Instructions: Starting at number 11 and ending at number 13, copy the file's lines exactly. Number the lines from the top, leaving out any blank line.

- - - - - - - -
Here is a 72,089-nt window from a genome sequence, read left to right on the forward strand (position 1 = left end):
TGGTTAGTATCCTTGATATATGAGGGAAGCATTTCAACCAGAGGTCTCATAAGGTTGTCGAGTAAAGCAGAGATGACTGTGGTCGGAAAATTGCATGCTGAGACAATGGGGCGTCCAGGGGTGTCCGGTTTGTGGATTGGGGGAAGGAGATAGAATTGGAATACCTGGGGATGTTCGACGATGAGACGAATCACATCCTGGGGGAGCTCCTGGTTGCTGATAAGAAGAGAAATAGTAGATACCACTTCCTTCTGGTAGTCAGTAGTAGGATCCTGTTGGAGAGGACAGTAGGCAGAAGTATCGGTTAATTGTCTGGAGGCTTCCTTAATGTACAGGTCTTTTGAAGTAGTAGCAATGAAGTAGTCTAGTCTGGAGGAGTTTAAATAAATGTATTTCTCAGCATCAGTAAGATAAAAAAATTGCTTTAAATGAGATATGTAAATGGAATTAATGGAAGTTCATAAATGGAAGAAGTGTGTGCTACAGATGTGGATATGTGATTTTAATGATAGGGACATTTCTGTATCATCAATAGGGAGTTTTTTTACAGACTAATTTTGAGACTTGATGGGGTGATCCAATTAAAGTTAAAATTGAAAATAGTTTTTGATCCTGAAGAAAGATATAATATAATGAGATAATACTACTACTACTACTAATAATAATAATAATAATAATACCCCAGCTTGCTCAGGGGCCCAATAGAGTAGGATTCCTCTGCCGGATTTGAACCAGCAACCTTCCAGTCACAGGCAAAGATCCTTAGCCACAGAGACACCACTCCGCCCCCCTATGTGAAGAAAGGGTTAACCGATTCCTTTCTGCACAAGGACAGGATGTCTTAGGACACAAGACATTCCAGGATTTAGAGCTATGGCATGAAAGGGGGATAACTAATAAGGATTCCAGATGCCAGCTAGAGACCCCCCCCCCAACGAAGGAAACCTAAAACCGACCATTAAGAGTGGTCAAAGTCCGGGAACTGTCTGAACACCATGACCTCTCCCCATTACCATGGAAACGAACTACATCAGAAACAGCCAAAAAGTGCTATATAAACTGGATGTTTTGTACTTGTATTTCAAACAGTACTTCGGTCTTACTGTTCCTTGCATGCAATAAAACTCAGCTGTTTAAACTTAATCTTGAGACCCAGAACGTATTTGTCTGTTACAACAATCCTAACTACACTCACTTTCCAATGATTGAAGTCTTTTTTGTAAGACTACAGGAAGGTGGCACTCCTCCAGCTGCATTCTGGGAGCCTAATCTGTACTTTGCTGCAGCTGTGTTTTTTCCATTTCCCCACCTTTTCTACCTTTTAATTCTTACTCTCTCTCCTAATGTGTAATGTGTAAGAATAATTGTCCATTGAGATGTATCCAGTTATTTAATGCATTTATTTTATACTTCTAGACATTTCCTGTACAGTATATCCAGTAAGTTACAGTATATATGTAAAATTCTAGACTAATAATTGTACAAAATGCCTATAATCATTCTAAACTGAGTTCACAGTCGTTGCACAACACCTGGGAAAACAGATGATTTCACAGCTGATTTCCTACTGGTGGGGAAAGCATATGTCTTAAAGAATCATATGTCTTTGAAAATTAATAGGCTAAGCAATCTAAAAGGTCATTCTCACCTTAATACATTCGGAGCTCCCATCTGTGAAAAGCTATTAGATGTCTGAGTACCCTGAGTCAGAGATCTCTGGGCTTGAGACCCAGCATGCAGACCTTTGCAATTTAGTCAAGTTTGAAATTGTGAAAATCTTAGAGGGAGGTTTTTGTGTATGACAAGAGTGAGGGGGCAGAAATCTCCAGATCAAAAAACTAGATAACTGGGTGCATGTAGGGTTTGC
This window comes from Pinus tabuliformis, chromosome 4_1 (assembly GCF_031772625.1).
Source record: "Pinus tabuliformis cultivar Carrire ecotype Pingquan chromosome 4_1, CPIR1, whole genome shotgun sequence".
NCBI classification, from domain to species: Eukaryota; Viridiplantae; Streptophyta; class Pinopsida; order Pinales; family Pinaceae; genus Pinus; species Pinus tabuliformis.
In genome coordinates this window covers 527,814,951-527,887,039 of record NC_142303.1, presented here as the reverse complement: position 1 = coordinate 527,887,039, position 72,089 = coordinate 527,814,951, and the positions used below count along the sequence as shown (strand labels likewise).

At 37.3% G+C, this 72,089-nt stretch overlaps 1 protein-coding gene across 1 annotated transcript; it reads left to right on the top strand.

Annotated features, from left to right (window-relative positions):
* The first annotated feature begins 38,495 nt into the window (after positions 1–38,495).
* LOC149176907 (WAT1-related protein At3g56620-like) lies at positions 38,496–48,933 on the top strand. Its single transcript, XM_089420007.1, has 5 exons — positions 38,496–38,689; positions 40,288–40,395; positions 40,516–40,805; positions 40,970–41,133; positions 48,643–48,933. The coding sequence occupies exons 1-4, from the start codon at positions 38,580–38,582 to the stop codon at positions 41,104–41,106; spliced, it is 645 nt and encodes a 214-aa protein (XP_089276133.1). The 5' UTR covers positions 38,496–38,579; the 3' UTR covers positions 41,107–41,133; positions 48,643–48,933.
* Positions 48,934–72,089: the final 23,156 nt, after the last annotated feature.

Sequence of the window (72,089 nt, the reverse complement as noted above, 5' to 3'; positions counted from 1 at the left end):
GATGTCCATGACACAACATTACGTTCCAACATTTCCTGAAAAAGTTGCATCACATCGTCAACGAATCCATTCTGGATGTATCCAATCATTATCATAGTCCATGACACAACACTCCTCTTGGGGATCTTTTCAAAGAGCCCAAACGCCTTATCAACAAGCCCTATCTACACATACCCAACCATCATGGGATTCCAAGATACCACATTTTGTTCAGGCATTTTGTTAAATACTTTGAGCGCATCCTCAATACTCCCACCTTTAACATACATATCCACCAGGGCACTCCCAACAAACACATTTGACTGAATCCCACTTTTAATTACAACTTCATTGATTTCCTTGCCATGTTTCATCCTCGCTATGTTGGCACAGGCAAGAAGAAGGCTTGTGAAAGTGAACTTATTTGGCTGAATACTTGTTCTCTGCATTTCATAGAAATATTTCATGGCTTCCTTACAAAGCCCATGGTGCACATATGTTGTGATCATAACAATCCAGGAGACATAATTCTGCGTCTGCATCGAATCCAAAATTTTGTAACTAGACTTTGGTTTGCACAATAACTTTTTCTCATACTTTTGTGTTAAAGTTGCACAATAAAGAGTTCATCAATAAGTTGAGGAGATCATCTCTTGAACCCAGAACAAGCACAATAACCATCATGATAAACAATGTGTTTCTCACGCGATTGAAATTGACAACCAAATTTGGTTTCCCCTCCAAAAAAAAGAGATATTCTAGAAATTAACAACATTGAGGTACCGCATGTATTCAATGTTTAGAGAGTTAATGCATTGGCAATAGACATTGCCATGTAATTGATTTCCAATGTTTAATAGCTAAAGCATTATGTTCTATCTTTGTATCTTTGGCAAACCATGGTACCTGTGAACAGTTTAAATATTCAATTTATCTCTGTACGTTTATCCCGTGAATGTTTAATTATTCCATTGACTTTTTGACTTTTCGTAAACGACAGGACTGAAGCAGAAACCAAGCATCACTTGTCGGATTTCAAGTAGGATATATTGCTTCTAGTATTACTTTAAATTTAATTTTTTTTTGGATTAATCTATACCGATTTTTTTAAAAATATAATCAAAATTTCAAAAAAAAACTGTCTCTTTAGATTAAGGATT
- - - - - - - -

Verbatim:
* Positions 48,934–72,089: the final 23,156 nt, after the last annotated feature.

Sequence of the window (72,089 nt, the reverse complement as noted above, 5' to 3'; positions counted from 1 at the left end):
GATGTCCATGACACAACATTACGTTCCAACATTTCCTGAAAAAGTTGCATCACATCGTCAACGAATCCATTCTGGATGTATCCAATCATTATCATAGTCCATGACACAACACTCCTCTTGGGGATCTTTTCAAAGAGCCCAAACGCCTTATCAACAAGCCCTATCTACACATACCCAACCATCATGGGATTCCAAGATACCACATTTTGTTCAGGCATTTTGTTAAATACTTTGAGCGCATCCTCAATACTCCCACCTTTAACATACATATCCACCAGGGCACTCCCAACAAACACATTTGACTGAATCCCACTTTTAATTACAACTTCATTGATTTCCTTGCCATGTTTCATCCTCGCTATGTTGGCACAGGCAAGAAGAAGGCTTGTGAAAGTGAACTTATTTGGCTGAATACTTGTTCTCTGCATTTCATAGAAATATTTCATGGCTTCCTTACAAAGCCCATGGTGCACATATGTTGTGATCATAACAATCCAGGAGACATAATTCTGCGTCTGCATCGAATCCAAAATTTTGTAACTAGACTTTGGTTTGCACAATAACTTTTTCTCATACTTTTGTGTTAAAGTTGCACAATAAAGAGTTCATCAATAAGTTGAGGAGATCATCTCTTGAACCCAGAACAAGCACAATAACCATCATGATAAACAATGTGTTTCTCACGCGATTGAAATTGACAACCAAATTTGGTTTCCCCTCCAAAAAAAAGAGATATTCTAGAAATTAACAACATTGAGGTACCGCATGTATTCAATGTTTAGAGAGTTAATGCATTGGCAATAGACATTGCCATGTAATTGATTTCCAATGTTTAATAGCTAAAGCATTATGTTCTATCTTTGTATCTTTGGCAAACCATGGTACCTGTGAACAGTTTAAATATTCAATTTATCTCTGTACGTTTATCCCGTGAATGTTTAATTATTCCATTGACTTTTTGACTTTTCGTAAACGACAGGACTGAAGCAGAAACCAAGCATCACTTGTCGGATTTCAAGTAGGATATATTGCTTCTAGTATTACTTTAAATTTAATTTTTTTTTGGATTAATCTATACCGATTTTTTTAAAAATATAATCAAAATTTCAAAAAAAAACTGTCTCTTTAGATTAAGGATT